10 Most Common Accidents in the Home and How to Treat Them
No matter how much we strive to make our domestic environment as safe as possible, accidents at home can still happen - even in the most conscientious of households.
When it comes to the health of our families, especially for those with young children, it makes sense to know exactly what to do if these common scenarios do occur.
At Benenden, we want to help increase your confidence in dealing with minor issues of health and safety in the home and we’re on hand to give members reassurance and advice whenever it’s needed.
Here are 10 of the most common accidents that can happen in the home and how to deal with them:
1) Falling objects
When children start to move around on their own, there is an increased danger of them pulling objects down on top of themselves. Being conscious of your kids' health means making sure any trailing electrical leads, tablecloth edges and dish towels are out of reach in order to help prevent accidents happening.
2) Trips and Falls
A fall can affect people of all ages, but they are most common amongst the very young and the very old. Often, falling over as a child will only hurt their pride and a few soothing words is all that’s needed. However, if the person who has fallen subsequently becomes drowsy, vomits or loses consciousness, it is important to seek medical advice.
Even a fall that isn't serious can lead to nasty bruising which can be quite painful. Applying a cold pack - or even a packet of frozen peas - to the area affected can reduce swelling. Sometimes severe bruising can hide more serious issues such as broken bones, so if there is a great deal of continuous pain or movement of a limb is very restricted or impossible, once again professional help should be sought.
A sprain is when a ligament, which connects parts of a joint, is stretched, twisted or torn. Knees, ankles and wrists are the most common parts of the body affected. If this occurs, apply an ice pack from your first aid kit, rest the affected area and give it time to heal.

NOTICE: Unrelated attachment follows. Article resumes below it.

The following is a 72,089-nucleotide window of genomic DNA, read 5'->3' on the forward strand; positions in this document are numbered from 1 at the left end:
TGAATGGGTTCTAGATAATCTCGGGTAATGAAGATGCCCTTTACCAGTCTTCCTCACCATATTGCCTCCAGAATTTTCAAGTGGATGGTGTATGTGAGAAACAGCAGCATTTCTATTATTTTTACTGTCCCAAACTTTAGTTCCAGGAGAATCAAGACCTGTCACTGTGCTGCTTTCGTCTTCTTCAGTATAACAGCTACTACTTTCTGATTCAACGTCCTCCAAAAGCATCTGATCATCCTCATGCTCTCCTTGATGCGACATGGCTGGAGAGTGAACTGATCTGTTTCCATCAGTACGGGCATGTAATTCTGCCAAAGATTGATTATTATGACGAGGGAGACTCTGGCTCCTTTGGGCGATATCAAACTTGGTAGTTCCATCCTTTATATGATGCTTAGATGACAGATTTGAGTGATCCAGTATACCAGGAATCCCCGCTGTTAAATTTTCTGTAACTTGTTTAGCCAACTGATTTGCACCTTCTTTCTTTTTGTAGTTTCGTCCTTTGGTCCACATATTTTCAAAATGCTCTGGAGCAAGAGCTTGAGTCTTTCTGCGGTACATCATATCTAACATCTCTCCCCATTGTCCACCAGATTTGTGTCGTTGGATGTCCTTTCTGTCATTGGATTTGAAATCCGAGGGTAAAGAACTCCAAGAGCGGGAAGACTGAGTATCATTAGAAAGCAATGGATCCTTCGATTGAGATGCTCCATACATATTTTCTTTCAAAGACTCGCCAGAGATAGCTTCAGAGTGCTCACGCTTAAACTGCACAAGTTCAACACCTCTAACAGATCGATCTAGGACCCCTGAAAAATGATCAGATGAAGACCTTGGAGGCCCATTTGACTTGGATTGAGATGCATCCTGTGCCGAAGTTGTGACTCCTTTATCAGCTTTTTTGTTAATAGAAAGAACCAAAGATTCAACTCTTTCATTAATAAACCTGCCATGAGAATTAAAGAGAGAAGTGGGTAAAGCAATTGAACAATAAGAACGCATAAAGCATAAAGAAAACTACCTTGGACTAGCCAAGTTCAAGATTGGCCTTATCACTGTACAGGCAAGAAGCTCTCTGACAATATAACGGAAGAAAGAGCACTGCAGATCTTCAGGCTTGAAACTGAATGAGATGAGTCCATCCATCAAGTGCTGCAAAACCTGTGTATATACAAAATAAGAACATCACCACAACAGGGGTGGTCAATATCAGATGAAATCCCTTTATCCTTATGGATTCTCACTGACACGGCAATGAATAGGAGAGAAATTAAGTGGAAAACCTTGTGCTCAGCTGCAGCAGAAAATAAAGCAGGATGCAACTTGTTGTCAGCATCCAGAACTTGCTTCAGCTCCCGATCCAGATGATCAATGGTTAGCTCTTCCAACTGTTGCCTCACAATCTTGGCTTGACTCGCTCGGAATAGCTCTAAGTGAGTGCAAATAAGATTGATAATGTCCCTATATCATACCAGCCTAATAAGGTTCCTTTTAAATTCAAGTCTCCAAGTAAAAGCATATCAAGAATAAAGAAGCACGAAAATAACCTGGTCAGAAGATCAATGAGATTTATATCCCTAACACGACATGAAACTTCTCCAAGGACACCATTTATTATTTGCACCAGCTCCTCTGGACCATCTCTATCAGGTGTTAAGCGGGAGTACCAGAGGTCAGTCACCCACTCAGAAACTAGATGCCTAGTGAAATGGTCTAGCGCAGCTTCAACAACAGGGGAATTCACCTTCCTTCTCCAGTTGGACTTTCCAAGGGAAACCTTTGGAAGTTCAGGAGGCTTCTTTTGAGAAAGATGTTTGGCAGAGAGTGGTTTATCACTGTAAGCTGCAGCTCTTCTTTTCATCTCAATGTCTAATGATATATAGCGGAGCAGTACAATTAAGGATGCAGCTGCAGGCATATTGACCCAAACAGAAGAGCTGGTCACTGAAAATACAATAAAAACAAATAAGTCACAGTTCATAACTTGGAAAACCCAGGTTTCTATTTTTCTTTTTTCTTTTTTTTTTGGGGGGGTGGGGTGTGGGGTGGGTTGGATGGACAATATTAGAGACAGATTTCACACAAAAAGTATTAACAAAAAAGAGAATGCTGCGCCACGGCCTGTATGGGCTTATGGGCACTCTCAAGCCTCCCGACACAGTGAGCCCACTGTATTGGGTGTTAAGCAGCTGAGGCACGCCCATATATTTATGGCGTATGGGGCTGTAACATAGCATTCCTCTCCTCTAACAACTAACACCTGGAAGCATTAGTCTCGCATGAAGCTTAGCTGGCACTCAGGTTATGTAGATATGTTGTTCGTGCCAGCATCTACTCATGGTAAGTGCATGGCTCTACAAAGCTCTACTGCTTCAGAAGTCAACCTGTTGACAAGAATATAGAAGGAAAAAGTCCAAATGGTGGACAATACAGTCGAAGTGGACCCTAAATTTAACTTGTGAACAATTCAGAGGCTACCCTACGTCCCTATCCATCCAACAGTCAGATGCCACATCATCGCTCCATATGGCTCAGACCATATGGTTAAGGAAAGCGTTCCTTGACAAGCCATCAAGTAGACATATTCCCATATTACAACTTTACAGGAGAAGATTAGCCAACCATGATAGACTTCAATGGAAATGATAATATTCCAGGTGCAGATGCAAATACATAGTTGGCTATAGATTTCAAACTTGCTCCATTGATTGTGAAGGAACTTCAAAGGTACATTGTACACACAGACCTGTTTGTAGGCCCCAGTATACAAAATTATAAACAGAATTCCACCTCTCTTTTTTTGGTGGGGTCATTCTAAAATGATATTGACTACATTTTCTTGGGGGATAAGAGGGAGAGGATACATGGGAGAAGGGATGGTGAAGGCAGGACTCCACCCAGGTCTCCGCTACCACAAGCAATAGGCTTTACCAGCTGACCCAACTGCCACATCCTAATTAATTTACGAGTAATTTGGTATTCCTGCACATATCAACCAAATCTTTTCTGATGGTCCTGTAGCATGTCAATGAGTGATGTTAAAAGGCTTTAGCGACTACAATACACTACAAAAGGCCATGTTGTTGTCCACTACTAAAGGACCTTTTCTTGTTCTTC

Any cut means that there will be some blood, and this can be one of the most difficult things involved in first aid for children. Apply pressure to stop the bleeding and apply an antiseptic to the area. Assessing the situation is important, but (generally speaking) if the blood stops following pressure, it is likely to be a minor cut that will not need stitches.
Hot drinks cause most burns and scalds to children under the age of five and, of course, children should be kept a safe distance away from open fires, cookers, irons, hair straighteners and matches, as these can be dangerous too. Any burn should be held under cold running water for ten minutes and then assessed. Having a clean plastic bag or cling film in your first aid kit can be an ideal way to cover burns to keep them clean and help them to heal.
Children can often have a fascination with putting objects in their mouth and swallowing them, meaning that choking is a common hazard. If you cannot dislodge the object promptly, then call 999 immediately.
Most poisoning incidents involve medicines, household products and cosmetics around the house. It is important, therefore, to keep anything that might be dangerous if swallowed well out of reach of children as an essential part of first aid in the home.
9) Glass-related injuries
Broken glass can cause serious cuts and so use of the material around the home in furniture or fittings should be carefully considered if you have a young family. Make sure doors, tables and shelving conform to British safety standards.
Young children can drown in very shallow water, so should be supervised at all times when near it. This includes ornamental garden ponds, water features and even baths.
About our healthcare
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